Then Zach deus ex machinas just as Hazel needs him, and Hazel – who apparently has become much more emotionally mature in the space of 24 hours – tells him that she loves him and misses him and wants him in her life again. I have no problem with this reconciliation (Their breakup and subsequent lack of contact always struck me as weak and unlikely.), but I don’t like how easy it is. I don’t like that Hazel didn’t struggle to make this confession. I don’t like that neither of them actively sought each other out. I don’t like that these two have been pining for each other for two years, have finally reconciled, will probably have some sort of relationship in the future, and I don’t get to see it. I want something especially if we’re going to get a new Hazel who will actually talk about important things instead of just trying to sex, joke, or drink her way out of it. It feels so cheap and anticlimactic not to let the reader see that.
I hate to say all this because, contrary to my bitching, I really love this web comic. I really do, and I’m going to keep following Ms. Corsetto’s work wherever it takes her. I love her art, her humor, her characters, and the way you can see her grow as a creator. I definitely want to be along for the ride, and I absolutely wouldn’t want to hurt her feelings with my criticism.
That being said, I really hope she feels up to working with Jamie and Hazel again soon. They deserve so much more than Zach and Hazel just walking off into the sunset. At the very least, it should be Jamie and Hazel doing so because at its core, Girls with Slingshots was about friendships in general and theirs in particular. For me, the real ending came at strip #2003 when Hazel finally admitted how much she loves and needs Jamie. That’s what I think Hazel should write her book about – how one woman’s friend helped her get through some horrible and hysterical times. Everything else was just filler.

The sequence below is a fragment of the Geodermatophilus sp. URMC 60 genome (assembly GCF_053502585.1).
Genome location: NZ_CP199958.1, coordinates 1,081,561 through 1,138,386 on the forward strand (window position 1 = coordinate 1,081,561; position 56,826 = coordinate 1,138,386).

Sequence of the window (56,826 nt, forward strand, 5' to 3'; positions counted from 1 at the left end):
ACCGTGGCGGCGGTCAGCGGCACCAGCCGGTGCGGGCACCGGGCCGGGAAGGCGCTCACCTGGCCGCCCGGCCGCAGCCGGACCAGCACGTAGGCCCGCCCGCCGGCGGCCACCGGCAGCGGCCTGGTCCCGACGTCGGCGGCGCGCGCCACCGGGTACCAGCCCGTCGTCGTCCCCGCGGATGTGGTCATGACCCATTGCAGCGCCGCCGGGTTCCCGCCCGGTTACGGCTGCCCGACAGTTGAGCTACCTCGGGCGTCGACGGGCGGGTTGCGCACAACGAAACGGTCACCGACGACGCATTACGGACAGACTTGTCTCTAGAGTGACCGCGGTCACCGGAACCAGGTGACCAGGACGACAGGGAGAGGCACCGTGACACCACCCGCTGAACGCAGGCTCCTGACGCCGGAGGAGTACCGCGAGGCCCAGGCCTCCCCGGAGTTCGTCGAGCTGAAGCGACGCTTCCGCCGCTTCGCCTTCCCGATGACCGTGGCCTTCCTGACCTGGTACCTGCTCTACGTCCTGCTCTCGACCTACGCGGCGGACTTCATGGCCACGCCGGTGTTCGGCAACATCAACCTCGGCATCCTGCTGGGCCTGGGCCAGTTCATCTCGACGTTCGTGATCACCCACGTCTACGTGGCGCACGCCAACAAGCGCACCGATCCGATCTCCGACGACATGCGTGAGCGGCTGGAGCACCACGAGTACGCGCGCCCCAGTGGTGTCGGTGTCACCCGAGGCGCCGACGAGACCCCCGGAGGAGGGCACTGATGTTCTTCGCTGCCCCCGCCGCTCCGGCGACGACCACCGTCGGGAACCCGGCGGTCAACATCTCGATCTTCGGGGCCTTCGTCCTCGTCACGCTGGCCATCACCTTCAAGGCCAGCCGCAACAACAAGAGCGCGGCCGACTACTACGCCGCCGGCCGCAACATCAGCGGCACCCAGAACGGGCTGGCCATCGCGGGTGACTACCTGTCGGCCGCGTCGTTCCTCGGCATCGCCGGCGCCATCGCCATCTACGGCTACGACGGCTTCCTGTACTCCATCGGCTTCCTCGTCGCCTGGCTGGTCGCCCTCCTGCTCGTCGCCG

Until Ms. Corsetto returns to the Girls with Slingshots world, I’ve just got to say my good-byes and move on. So long, Jamie, thanks for being so bubbly, silly, sweet, and honest. Bye, Hazel, thanks for being you (even when you were a complete dick). I hope I’ll see you soon.
As some of you may know, I like comics and I like talking about comics. I am fully capable of talking about the same comic over and over again for weeks at a time. Therefore, it just seemed right that I start a podcast in which I get to talk about comics and poor, unsuspecting people like you have to listen to it. I’m still working out the kinks and how to do, post, and advertise a podcast, but until then, you can click here to listen to the first episode of my podcast Three Girls, One Comic — Episode 1, Rat Queens Volume 1.
In this episode, I and my guests Jenny and Sam discuss the first volume of Rat Queens by Kurtis J. Wieve and illustrated by Roc Upchurch. Prepare yourself for a lot of bitching.
One of the refrains I heard constantly during college was that women just can’t write men. Every time we try they come out overly emotional and feminine, and we either should stop trying or discuss our male characters with the men in our lives to get it right. And, yes, this was advice I got from tenured professors.
I would really like someone to start telling male writers this. Specifically, male graphic novel writers. Because they don’t know what the hell they’re doing. Continue reading